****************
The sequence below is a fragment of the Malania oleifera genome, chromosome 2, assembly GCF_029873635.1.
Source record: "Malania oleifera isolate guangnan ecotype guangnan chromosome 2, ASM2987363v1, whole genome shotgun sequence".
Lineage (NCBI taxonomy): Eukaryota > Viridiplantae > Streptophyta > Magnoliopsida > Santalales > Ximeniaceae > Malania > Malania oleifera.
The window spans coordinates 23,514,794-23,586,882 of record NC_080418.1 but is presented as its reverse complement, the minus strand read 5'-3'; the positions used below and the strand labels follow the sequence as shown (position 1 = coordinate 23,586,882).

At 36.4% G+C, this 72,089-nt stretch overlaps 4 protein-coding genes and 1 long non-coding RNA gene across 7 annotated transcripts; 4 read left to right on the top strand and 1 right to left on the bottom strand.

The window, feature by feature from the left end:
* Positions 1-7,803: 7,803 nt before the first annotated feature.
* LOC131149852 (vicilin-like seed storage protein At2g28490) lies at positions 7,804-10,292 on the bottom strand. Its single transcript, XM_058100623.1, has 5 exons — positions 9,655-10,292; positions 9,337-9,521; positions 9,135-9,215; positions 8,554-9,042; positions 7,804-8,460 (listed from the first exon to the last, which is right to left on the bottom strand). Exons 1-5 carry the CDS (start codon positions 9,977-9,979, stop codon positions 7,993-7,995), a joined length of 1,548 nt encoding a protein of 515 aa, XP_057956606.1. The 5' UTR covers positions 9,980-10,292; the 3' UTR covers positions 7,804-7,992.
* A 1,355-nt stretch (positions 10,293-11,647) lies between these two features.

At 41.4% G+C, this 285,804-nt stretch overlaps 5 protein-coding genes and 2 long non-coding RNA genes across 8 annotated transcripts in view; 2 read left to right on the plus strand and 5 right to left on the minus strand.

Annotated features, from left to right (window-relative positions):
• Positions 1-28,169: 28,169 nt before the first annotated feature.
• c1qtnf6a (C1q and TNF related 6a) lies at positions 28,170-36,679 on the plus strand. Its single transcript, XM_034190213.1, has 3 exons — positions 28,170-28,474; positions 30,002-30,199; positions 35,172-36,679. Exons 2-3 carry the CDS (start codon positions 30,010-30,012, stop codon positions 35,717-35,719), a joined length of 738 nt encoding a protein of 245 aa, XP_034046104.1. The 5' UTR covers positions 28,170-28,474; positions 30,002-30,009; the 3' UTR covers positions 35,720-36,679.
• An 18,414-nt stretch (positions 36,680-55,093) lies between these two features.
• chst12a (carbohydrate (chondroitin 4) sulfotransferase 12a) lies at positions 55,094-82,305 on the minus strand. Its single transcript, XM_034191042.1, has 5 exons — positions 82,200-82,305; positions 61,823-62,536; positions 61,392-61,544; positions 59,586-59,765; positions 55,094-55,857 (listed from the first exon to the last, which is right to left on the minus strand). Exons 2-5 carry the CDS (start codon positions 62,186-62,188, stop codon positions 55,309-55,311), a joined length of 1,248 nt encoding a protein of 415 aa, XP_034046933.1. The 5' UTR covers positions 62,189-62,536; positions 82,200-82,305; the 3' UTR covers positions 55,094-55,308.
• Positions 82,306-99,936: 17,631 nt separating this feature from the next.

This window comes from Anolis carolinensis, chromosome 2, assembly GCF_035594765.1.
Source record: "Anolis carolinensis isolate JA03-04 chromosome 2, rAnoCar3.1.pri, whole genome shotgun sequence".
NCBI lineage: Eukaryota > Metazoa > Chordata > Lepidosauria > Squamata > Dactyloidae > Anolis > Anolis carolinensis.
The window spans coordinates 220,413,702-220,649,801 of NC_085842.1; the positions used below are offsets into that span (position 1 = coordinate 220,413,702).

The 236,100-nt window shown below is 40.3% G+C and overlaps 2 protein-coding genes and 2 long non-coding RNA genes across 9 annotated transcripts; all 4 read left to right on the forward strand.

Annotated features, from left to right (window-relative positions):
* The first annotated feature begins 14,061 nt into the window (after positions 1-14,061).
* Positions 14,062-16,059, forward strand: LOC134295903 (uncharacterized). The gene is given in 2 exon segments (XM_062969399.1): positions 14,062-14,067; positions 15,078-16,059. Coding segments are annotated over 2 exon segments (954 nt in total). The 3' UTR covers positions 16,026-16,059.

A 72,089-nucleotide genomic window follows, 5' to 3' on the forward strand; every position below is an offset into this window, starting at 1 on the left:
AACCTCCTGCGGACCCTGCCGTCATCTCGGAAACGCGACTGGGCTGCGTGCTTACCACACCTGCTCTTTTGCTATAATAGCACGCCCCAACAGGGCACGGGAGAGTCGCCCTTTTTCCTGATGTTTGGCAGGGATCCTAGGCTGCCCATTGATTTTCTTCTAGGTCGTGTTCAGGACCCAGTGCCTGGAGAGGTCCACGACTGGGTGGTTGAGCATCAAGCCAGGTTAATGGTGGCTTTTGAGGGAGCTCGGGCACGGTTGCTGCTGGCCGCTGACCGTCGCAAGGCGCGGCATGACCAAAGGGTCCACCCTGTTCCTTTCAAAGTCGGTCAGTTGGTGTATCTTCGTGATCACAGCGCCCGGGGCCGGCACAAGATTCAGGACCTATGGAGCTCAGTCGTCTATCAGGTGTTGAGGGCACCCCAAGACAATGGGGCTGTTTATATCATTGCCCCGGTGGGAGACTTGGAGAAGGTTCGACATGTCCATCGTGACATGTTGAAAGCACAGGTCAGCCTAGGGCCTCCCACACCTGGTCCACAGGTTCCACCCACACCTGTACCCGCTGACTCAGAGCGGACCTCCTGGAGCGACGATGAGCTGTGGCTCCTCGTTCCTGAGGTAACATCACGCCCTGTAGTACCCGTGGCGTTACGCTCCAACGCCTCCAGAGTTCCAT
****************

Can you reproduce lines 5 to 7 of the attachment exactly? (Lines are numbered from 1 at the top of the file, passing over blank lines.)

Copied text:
At 36.4% G+C, this 72,089-nt stretch overlaps 4 protein-coding genes and 1 long non-coding RNA gene across 7 annotated transcripts; 4 read left to right on the top strand and 1 right to left on the bottom strand.

The window, feature by feature from the left end:
* Positions 1-7,803: 7,803 nt before the first annotated feature.